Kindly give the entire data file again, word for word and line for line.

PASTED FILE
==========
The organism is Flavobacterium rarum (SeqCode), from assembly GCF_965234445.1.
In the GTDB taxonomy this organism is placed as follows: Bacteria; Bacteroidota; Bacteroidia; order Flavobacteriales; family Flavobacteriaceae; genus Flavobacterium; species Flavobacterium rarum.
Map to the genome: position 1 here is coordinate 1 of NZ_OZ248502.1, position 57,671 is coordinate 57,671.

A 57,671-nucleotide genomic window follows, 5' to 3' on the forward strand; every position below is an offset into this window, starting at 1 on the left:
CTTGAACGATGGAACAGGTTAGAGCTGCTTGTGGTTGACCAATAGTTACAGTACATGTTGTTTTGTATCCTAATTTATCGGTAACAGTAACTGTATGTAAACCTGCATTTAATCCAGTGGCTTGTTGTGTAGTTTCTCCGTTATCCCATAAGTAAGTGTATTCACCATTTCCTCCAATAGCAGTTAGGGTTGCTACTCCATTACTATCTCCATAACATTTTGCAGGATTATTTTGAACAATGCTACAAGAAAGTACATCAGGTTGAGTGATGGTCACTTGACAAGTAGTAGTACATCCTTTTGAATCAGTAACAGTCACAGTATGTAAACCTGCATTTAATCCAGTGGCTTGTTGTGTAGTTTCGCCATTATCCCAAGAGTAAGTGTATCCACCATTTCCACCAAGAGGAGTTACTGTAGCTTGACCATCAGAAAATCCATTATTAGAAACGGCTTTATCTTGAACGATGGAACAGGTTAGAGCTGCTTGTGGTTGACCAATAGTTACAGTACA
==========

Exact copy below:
The organism is Flavobacterium rarum (SeqCode), from assembly GCF_965234445.1.
In the GTDB taxonomy this organism is placed as follows: Bacteria; Bacteroidota; Bacteroidia; order Flavobacteriales; family Flavobacteriaceae; genus Flavobacterium; species Flavobacterium rarum.
Map to the genome: position 1 here is coordinate 1 of NZ_OZ248502.1, position 57,671 is coordinate 57,671.

A 57,671-nucleotide genomic window follows, 5' to 3' on the forward strand; every position below is an offset into this window, starting at 1 on the left:
CTTGAACGATGGAACAGGTTAGAGCTGCTTGTGGTTGACCAATAGTTACAGTACATGTTGTTTTGTATCCTAATTTATCGGTAACAGTAACTGTATGTAAACCTGCATTTAATCCAGTGGCTTGTTGTGTAGTTTCTCCGTTATCCCATAAGTAAGTGTATTCACCATTTCCTCCAATAGCAGTTAGGGTTGCTACTCCATTACTATCTCCATAACATTTTGCAGGATTATTTTGAACAATGCTACAAGAAAGTACATCAGGTTGAGTGATGGTCACTTGACAAGTAGTAGTACATCCTTTTGAATCAGTAACAGTCACAGTATGTAAACCTGCATTTAATCCAGTGGCTTGTTGTGTAGTTTCGCCATTATCCCAAGAGTAAGTGTATCCACCATTTCCACCAAGAGGAGTTACTGTAGCTTGACCATCAGAAAATCCATTATTAGAAACGGCTTTATCTTGAACGATGGAACAGGTTAGAGCTGCTTGTGGTTGACCAATAGTTACAGTACA